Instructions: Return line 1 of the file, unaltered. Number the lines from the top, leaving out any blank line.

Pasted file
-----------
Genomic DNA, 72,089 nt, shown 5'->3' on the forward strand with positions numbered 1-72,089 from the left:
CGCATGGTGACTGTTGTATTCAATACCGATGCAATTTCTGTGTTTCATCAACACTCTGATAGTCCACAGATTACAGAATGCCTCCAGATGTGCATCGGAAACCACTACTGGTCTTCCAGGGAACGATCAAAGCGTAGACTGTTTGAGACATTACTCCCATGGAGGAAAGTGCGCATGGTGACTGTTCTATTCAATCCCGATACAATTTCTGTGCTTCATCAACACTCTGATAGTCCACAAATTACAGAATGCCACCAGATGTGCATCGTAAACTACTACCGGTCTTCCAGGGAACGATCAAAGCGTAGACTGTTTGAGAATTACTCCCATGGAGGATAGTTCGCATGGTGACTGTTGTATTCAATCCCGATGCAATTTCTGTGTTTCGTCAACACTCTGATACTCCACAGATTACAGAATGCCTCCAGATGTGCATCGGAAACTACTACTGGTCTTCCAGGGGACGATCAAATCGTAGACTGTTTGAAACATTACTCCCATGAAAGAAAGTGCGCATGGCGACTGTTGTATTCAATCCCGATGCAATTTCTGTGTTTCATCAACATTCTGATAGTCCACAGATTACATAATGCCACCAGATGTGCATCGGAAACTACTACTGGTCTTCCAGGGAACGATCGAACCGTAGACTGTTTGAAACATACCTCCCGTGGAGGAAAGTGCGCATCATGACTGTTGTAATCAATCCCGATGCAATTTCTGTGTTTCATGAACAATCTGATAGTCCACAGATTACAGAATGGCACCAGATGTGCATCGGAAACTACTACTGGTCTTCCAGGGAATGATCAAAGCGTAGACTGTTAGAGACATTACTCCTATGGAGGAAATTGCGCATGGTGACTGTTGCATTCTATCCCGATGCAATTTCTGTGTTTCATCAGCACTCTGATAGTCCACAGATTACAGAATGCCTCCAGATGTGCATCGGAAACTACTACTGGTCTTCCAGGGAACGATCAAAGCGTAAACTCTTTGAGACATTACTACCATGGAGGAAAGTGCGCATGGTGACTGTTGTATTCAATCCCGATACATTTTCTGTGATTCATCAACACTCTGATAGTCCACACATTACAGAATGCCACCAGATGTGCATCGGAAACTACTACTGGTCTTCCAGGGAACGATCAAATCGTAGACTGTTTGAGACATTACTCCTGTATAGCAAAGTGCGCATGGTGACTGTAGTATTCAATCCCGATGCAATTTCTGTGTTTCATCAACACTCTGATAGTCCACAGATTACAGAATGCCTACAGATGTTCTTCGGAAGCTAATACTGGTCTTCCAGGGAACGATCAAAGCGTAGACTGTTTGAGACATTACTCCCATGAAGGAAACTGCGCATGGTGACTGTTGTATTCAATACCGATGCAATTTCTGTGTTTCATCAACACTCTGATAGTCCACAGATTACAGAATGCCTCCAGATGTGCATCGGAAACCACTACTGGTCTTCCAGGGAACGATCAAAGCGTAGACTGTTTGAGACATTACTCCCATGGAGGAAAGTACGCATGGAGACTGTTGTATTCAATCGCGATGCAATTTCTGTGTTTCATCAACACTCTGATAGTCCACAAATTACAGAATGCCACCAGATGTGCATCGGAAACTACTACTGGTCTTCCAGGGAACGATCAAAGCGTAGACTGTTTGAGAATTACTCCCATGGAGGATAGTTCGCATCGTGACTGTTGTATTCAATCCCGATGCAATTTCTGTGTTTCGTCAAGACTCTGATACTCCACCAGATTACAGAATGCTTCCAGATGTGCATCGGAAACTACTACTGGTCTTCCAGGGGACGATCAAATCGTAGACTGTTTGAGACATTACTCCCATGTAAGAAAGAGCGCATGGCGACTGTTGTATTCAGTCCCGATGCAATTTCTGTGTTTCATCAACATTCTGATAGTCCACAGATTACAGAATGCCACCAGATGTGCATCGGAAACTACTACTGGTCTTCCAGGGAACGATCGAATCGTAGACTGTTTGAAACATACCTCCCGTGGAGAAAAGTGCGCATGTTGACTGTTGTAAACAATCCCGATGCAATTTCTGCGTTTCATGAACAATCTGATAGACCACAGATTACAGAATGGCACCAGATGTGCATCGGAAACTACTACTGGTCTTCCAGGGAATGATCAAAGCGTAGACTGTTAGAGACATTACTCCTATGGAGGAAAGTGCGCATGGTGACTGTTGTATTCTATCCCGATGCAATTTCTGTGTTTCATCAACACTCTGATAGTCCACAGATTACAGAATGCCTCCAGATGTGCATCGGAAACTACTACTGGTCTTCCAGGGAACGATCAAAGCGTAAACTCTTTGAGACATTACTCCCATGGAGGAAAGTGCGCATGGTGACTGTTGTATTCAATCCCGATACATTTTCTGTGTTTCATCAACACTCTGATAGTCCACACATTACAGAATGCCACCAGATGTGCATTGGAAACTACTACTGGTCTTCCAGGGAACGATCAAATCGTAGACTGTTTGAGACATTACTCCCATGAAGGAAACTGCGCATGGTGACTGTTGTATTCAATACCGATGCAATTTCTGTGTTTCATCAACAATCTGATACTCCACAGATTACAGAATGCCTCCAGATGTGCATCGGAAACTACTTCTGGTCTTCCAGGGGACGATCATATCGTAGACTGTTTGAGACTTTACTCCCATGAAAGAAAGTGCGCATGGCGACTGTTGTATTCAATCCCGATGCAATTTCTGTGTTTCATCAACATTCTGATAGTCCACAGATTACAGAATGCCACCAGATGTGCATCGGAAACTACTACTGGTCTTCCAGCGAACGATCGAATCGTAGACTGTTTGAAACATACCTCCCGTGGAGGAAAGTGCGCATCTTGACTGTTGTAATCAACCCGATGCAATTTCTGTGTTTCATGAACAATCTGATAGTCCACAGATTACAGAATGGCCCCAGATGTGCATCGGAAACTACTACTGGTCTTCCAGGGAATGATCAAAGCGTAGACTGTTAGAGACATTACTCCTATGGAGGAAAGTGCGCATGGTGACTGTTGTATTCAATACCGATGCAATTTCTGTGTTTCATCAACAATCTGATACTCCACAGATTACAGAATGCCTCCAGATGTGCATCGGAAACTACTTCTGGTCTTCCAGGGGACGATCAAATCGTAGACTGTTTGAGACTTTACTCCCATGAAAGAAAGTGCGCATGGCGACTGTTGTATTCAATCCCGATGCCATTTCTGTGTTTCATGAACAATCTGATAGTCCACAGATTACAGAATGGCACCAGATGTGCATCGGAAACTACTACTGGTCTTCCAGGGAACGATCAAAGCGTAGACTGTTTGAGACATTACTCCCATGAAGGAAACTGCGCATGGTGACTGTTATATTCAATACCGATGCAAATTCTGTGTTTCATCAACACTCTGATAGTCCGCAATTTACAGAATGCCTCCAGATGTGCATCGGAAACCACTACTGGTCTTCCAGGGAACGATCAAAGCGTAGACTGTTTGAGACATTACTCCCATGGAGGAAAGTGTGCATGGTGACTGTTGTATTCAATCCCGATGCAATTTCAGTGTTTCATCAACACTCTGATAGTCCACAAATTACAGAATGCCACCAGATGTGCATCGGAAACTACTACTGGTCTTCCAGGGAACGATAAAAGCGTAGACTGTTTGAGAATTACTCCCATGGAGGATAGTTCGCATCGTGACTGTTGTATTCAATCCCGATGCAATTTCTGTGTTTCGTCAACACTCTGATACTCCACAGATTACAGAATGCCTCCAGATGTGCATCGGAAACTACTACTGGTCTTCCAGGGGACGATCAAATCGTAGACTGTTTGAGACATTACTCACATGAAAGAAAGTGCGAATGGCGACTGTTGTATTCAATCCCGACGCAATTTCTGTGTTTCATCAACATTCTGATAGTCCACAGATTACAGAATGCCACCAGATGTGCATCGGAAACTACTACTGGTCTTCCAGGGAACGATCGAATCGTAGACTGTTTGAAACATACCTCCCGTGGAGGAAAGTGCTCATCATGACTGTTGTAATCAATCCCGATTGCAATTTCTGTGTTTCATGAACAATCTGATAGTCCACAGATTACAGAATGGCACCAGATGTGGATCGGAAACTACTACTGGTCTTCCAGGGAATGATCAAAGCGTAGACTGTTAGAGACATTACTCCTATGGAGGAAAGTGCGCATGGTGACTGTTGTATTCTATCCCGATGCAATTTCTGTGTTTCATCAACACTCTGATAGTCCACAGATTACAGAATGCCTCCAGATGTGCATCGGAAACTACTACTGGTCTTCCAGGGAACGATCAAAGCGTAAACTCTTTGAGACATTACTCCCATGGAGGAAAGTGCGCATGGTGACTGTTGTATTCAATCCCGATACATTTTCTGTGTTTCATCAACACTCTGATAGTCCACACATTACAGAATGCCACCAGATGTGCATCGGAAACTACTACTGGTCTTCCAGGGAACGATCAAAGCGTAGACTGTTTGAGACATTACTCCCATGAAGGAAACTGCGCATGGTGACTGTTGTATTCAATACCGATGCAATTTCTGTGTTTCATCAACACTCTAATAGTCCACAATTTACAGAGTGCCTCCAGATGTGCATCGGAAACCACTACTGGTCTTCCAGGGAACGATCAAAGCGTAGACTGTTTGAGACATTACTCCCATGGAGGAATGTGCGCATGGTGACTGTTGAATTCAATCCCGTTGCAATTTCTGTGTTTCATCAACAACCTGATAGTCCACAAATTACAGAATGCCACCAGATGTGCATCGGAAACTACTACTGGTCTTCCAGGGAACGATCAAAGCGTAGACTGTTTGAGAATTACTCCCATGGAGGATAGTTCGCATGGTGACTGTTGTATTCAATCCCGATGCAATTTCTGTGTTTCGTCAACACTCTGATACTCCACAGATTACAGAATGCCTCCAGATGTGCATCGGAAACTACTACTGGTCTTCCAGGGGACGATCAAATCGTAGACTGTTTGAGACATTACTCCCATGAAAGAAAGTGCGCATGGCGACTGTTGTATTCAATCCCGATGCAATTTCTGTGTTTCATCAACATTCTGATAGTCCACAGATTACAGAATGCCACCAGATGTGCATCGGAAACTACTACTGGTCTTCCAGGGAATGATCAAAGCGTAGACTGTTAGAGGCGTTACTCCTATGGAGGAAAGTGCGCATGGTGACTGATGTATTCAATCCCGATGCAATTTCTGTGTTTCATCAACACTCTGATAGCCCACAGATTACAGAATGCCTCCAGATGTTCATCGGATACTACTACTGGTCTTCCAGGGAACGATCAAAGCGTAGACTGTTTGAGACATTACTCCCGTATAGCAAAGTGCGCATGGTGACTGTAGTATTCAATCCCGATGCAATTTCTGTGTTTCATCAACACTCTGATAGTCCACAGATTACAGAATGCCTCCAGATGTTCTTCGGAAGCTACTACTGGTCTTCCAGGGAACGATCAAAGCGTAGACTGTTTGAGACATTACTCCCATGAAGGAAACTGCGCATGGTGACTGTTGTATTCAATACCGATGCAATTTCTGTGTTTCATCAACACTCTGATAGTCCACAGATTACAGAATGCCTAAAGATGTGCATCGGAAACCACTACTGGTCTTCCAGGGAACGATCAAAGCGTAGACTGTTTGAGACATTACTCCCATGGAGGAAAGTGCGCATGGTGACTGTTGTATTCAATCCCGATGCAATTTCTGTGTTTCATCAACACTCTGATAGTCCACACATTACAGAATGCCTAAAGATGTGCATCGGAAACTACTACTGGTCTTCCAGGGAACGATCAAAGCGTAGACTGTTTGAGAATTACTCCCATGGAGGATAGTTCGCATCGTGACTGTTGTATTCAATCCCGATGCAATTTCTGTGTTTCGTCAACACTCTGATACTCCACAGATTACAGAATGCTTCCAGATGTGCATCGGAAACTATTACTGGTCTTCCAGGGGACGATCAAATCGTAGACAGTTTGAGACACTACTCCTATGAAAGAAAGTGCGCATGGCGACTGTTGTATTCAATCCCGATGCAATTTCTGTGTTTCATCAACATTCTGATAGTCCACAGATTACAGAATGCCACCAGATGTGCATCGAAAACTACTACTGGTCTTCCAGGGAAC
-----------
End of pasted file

Genomic DNA, 72,089 nt, shown 5'->3' on the forward strand with positions numbered 1-72,089 from the left: